The source also told The Star that Dorothy had been orphaned at the age of 9, following the deaths of her parents a few years apart.
Len Redwood, the bank’s messenger in 1953, described her in a 1982 interview as “the life of the party, the most popular girl in the bank.” He said she shot herself in the women’s second-floor washroom with the bank’s revolver, a .38 calibre, which was kept in his drawer. Years later, his son Vic said his late father “told me that he and an ambulance attendant carried Dorothy downstairs, likely still alive, in a wooden, Windsor-style chair. That chair was at my parents’ cottage as late as 1990.”
A few years ago I spoke with one of Dorothy’s fellow workers, who thinks she’s the last person to have seen her alive. “Dorothy was a beautiful girl, tall and buxom,” said Doreen Bracken. “I wasn’t very sophisticated at the time but she was. The men liked her, eh?”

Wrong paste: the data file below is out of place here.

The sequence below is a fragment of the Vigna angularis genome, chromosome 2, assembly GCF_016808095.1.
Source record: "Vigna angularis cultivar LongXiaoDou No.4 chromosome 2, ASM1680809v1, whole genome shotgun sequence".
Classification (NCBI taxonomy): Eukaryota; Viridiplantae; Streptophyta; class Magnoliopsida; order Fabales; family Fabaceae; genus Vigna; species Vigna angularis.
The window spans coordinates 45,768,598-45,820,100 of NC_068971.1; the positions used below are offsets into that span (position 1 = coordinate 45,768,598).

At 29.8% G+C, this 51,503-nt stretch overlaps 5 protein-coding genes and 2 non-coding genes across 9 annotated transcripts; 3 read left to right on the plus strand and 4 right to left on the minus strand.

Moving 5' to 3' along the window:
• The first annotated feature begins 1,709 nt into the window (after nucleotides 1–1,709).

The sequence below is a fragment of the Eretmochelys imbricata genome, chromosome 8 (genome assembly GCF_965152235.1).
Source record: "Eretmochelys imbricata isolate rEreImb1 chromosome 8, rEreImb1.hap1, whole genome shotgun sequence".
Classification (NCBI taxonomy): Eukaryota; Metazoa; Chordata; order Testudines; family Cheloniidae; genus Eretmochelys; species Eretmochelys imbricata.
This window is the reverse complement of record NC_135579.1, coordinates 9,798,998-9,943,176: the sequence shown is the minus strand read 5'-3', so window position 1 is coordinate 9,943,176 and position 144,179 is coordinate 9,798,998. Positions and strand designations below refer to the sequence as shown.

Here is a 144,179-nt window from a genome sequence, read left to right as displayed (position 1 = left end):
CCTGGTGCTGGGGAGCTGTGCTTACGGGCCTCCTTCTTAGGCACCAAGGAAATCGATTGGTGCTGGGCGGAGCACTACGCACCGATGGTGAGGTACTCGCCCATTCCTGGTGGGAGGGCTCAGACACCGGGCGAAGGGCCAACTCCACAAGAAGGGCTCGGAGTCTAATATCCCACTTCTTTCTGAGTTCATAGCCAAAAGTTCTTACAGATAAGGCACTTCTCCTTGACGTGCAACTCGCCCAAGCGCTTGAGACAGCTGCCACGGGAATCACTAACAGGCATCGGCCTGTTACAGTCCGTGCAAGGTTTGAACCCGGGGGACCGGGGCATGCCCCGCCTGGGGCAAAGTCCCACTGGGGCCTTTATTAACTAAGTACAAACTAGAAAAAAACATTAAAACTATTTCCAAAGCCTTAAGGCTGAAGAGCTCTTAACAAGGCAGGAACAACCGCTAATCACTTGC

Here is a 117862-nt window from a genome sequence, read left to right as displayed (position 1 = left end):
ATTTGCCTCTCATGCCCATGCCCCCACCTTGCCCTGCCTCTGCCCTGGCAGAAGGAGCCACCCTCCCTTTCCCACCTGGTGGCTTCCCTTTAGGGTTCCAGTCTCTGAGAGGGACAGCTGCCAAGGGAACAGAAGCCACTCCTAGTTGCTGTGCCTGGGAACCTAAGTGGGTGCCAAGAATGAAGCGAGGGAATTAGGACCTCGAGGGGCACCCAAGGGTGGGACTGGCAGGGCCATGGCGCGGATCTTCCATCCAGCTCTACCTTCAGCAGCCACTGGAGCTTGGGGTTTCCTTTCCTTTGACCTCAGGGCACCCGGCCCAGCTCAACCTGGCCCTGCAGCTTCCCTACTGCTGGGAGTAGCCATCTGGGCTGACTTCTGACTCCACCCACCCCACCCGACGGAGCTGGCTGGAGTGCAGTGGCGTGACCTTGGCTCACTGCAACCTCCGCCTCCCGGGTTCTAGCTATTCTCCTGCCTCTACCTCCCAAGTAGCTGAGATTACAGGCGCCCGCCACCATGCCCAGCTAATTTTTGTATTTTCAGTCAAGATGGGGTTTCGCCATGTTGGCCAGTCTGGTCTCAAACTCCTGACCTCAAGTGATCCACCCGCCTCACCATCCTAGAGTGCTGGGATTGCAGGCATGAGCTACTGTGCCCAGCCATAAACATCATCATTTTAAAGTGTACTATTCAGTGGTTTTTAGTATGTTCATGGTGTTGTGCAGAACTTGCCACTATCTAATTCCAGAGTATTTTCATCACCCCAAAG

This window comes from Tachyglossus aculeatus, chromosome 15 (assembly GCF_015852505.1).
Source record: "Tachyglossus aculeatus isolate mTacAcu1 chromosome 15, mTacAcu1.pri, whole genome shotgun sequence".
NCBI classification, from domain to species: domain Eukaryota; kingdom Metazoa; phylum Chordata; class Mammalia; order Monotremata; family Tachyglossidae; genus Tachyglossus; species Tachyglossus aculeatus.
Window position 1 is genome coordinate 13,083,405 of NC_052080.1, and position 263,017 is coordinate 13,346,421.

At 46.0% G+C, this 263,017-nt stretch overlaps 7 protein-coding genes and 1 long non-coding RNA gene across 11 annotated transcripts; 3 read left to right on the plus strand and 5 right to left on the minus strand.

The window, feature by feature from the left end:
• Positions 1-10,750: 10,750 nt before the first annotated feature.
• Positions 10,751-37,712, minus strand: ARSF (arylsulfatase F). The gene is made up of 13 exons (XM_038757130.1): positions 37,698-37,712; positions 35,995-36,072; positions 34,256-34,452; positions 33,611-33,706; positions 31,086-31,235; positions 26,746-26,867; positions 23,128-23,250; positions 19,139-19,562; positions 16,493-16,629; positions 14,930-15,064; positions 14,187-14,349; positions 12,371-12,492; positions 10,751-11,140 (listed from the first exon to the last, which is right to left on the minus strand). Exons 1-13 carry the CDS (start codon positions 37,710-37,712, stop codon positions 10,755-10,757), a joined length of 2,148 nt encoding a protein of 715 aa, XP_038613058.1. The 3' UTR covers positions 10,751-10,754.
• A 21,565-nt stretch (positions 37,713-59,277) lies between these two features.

Bracken remembered the day of the shooting. “I came in about 8 a.m. and she was already there,” she said. Bracken noted that Dorothy, who was wearing a blue-knitted dress, looked “distressed and dishevelled.”
Just after nine o’clock another employee, Zeta Rushbrook, began screaming and yelling over the balcony, Bracken said. Len Redwood raced upstairs to see what was wrong and discovered Dorothy’s body. “We didn’t hear a shot,” Bracken said.
There have been countless reports of strange occurrences in the building over the decades that are believed to be connected to Dorothy: lights flicking on and off; doors and windows opening and closing for no apparent reason; and moans, screams and other eerie sounds echoing through the historic structure. Some staff and employees have heard footsteps when working alone at night. A few have felt a phantom hand on their shoulder or leg.